Intraventricular Hemorrhage and White Matter Injury in Preclinical and Clinical Studies

Neoreviews. 2019 Nov;20(11):e636-e652. doi: 10.1542/neo.20-11-e636.

Abstract

Germinal matrix-intraventricular hemorrhage (IVH) occurs in nearly half of infants born at less than 26 weeks' gestation. Up to 50% of survivors with IVH develop cerebral palsy, cognitive deficits, behavioral disorders, posthemorrhagic ventricular dilatation, or a combination of these sequelae. After the initial bleeding and the primary brain injury, inflammation and secondary brain injury might lead to periventricular leukomalacia or diffuse white matter injury. Potential factors that are involved include microglia and astrocyte activation, degradation of blood components with release of "toxic" products, infiltration of the brain by systemic immune cells, death of neuronal and glial cells, and arrest of preoligodendrocyte maturation. In addition, impairment of the blood-brain barrier may play a major role in the pathophysiology. A wide range of animal models has been used to explore causes and mechanisms leading to IVH-induced brain injury. Preclinical studies have identified potential targets for enhancing brain repair. However, little has been elucidated about the effectiveness of potential interventions in clinical studies. A systematic review of available preclinical and clinical studies might help identify research gaps and which types of interventions may be prioritized. Future trials should report clinically robust and long-term outcomes after IVH.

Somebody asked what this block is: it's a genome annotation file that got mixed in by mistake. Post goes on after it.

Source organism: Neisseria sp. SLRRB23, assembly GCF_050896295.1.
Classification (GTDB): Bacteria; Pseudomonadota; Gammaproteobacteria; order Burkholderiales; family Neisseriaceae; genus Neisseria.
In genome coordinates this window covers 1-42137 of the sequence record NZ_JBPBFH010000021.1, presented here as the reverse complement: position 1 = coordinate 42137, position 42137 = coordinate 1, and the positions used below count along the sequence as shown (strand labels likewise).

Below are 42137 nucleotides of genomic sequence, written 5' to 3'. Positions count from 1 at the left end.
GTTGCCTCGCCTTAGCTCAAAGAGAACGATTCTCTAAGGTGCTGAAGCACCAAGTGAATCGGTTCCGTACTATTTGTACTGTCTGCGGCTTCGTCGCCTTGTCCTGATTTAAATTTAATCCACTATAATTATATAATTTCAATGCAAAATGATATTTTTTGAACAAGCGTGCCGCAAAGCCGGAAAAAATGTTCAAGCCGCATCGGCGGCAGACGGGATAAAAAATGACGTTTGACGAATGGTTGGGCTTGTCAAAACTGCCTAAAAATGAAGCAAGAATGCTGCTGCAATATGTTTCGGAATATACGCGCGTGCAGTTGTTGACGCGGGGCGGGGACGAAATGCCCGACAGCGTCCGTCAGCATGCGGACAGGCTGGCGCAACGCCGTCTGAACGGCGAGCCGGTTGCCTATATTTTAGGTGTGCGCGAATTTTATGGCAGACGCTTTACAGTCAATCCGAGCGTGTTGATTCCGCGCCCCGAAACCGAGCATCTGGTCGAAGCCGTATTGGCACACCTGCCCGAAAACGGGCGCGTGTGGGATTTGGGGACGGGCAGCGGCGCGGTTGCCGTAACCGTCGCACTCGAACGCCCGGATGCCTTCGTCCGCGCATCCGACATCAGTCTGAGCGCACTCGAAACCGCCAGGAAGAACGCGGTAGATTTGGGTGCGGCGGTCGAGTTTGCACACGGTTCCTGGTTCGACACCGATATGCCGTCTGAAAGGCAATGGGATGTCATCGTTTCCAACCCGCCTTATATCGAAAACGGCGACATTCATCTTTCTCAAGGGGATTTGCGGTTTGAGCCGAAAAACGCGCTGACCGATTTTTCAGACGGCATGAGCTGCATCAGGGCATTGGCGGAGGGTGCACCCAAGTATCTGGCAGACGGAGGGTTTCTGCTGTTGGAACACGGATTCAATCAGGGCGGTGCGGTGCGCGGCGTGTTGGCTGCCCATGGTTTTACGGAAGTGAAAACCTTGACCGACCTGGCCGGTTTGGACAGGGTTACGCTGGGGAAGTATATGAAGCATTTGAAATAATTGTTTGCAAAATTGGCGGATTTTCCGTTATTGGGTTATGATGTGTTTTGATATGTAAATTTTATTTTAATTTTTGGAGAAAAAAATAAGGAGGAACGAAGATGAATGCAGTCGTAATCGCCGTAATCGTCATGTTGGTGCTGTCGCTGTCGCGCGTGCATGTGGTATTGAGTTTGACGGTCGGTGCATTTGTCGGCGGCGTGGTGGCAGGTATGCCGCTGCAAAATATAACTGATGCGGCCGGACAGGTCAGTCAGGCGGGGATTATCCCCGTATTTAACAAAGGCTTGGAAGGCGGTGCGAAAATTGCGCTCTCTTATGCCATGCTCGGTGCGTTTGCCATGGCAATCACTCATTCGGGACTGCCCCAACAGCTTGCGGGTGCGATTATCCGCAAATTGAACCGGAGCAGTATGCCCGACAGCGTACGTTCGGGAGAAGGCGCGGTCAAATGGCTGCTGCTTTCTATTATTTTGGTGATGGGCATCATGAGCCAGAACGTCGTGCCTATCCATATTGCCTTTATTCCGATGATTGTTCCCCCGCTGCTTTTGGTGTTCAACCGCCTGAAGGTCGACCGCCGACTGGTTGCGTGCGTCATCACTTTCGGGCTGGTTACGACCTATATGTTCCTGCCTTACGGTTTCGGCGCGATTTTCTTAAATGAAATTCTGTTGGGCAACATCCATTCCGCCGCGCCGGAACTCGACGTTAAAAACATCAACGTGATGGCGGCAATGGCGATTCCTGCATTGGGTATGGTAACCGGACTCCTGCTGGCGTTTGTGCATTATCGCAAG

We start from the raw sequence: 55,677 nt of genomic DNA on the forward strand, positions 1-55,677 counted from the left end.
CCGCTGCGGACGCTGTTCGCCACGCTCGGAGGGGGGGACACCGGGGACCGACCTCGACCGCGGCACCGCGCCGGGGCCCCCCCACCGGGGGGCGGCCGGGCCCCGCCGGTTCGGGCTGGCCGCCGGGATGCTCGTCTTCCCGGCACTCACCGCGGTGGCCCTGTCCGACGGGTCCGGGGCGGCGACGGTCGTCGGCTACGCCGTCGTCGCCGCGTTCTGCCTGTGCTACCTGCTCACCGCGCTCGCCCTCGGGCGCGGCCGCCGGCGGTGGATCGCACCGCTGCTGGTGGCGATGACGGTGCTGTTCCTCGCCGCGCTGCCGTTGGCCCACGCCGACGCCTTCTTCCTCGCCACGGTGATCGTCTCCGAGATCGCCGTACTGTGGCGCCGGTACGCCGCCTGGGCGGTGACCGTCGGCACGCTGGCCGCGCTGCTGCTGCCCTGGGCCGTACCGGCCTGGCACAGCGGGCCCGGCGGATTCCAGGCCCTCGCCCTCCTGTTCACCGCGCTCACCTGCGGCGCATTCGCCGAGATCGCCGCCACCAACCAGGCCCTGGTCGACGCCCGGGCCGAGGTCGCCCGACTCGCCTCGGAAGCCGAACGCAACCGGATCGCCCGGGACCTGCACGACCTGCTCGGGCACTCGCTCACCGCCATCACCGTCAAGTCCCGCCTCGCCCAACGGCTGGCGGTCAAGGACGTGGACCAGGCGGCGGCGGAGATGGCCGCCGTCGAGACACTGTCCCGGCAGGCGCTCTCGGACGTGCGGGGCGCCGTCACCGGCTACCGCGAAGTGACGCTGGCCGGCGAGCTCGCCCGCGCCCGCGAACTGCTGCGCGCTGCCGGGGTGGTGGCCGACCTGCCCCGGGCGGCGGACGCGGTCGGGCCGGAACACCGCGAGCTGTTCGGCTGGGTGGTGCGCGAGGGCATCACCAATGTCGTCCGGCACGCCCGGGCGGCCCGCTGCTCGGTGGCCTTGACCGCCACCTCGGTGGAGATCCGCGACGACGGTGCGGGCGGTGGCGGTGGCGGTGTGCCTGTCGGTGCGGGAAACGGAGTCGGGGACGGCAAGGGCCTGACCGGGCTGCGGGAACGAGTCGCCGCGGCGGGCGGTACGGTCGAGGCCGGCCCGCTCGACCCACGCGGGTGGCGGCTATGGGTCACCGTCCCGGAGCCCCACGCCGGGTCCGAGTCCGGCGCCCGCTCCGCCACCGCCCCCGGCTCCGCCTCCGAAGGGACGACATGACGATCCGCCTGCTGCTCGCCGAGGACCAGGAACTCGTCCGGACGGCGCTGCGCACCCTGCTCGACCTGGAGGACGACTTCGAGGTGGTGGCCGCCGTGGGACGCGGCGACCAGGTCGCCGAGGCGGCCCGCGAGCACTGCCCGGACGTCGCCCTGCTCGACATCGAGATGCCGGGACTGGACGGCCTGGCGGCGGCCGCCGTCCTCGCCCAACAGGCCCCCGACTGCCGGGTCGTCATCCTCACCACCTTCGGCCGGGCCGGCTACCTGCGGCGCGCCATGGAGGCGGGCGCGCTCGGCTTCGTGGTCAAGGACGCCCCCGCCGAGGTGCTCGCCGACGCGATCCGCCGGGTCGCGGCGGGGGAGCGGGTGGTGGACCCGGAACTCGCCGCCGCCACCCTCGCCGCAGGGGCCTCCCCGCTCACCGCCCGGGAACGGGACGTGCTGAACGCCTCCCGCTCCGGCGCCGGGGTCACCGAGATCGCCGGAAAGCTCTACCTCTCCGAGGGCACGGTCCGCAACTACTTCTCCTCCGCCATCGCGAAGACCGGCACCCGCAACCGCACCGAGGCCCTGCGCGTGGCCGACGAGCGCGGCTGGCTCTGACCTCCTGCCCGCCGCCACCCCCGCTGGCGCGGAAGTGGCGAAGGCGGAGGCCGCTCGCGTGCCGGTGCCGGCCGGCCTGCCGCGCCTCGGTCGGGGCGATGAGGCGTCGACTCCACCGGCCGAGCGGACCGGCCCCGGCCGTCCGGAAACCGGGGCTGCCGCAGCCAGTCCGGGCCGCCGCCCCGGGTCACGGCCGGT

Publication types

  • Review

MeSH terms

  • Animals
  • Brain Injuries, Diffuse*
  • Cerebral Intraventricular Hemorrhage / complications*
  • Humans
  • Infant, Premature*
  • Leukomalacia, Periventricular / etiology*
  • White Matter / injuries*